While I do like to try new projects each year, one of the best things about repeating one is that you get to make it even better. Last year, I had students research mathematicians (and use Diigo to manage their research and share resources with each other) and then create a Fake Facebook Wall for that mathematician. Here’s my original blog post.
This year, we started out on the same path. On the first day, we set up our Diigo accounts, joined our class group, and talked about good research techniques. We also talked a bit about tagging and about the types of sites that would be useful to share with our class group. Learning from last year’s experience, (see blog post here), I reiterated that the students would not be able to “google” Blaise Pascal’s friends and come up with a list. I really focused on HOW to figure out their friends and what their mathematician might say on his/ her wall. I definitely was more pro-active with this!
The students were off and running with their research. Diigo was working great. They worked at home and in school (on any computer) seamlessly. Many students remarked that they wished they had this tool earlier in the year! Others brought in their iPads or laptops the next day and showed me how they downloaded the diigo app or installed the diigo toolbar. YAY!
While the rubric for the final project was very similar to last year, I decided to add a planning sheet, with a writing / reasoning component. I wanted students to complete this sheet BEFORE they went to MyFakeWall to start entering information. I did this for a few reasons:
1) Students last year did not organize their information before they jumped into the MyFakeWall site. They were all over the place and they had a hard time figuring out if they met all the requirements.
2) Students created their wall posts “on the fly” and it was difficult for them to explain why they chose to “say” what they did. This planning sheet had them list the posts, and the research that supported it. In meeting with each student and reviewing their planning sheet with them, I was able to question students and force them to go back to their research and improve their work BEFORE it was due.
NOTE: While this “planning sheet” process added about 2 days to the project’s timeline, I felt that it made a huge difference with the quality of the final products.
3) Throughout this research stage, I kept checking MyFakeWall, and I realized it was no more stable than it was last year. I was a little stressed about it. By having students bookmark all websites in Diigo, upload all images and fill out the planning sheet, it forced students to be completely ready, if (and when) myfakewall.com decided to cooperate. In the meantime, I started looking for a different option.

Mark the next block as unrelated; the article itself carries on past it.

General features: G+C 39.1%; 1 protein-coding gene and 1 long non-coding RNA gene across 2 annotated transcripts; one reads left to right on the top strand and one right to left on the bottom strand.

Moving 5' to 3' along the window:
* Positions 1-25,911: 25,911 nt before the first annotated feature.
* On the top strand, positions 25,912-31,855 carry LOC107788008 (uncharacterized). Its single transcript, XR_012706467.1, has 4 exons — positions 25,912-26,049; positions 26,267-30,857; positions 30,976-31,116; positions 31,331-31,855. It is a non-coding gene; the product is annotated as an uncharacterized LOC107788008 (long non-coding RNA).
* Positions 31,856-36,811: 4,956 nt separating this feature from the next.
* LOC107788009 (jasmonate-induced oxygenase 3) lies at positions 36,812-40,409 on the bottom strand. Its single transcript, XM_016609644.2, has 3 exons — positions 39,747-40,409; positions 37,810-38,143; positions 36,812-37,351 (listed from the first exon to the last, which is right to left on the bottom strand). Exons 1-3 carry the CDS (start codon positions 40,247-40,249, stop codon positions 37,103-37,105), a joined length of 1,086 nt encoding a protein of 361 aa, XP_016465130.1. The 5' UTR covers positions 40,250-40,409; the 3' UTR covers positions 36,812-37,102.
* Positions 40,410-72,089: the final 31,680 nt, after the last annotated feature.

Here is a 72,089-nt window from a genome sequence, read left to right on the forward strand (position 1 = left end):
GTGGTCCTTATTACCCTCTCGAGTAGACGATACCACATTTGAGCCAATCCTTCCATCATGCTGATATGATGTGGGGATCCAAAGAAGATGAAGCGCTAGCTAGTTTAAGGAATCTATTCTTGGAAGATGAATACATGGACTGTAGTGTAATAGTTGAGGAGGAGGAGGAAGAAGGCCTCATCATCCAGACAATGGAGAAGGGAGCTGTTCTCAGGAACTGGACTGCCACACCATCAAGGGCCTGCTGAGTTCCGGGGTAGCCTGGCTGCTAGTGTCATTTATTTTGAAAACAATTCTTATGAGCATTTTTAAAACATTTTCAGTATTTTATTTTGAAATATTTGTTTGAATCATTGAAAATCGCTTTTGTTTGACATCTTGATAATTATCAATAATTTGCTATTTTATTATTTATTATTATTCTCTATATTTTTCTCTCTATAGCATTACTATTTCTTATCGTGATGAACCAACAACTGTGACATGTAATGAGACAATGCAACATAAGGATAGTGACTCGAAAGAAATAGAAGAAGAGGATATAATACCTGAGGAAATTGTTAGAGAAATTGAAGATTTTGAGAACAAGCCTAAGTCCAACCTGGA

“D-day” came, and everyone was ready to start entering information into MyFakeWall. Lo and behold, the site was completely down, which was extremely frustrating, especially since the rubric was created based upon the features of that specific website. I, thankfully, found two other options for the students. I left it up to the students to explore both tools and see what they wanted to use. I adapted the rubric to match the site they chose. It’s all about flexibility!
Here were the additional choices:
1) Fakebook – This worked pretty well for students who chose it. The glitch with it was that students needed to enter a fair amount of information before it would allow them to save it. Two students didn’t get far enough on the first day when class ended and they lost their work. It was also very difficult to edit information once it was posted using this site. Be sure to select “manual upload” for pictures. The auto-find function did not work as it should have for many students. Having the planning sheets really helped because they had it to work from. I also didn’t love the ads. They were distracting.
2) Facebook GoogleDoc Template– This option worked well and allowed students who had not used googledocs before to explore an additional tool. Students really liked the stability of it. The drawback was that it required that you delete the JFK info as you go. It was also based on an older version of Facebook. The kids seemed to think that it was totally fine.
The last thing I changed in this project was the format of the “sharing day”. Instead of each student getting in the front of the room to, basically, read their facebook wall, I had them peer-share as I walked around the room. Here’s the peer- share form they had to fill out with their partner. It was awesome to hear them explaining their walls to each other. I then had students switch and share their wall with a different student. For the final share, I had each student go around the room and tell one interesting fact they learned about someone else’s mathematician. It was a GREAT class!
Overall, even with the frustration of myfakewall not working again, this year’s students also said they LOVED this project. I am hoping that someone updates a template or creates a website to mimic the new Facebook timeline format. If anyone knows of one, please share it! That will be fun to use next year!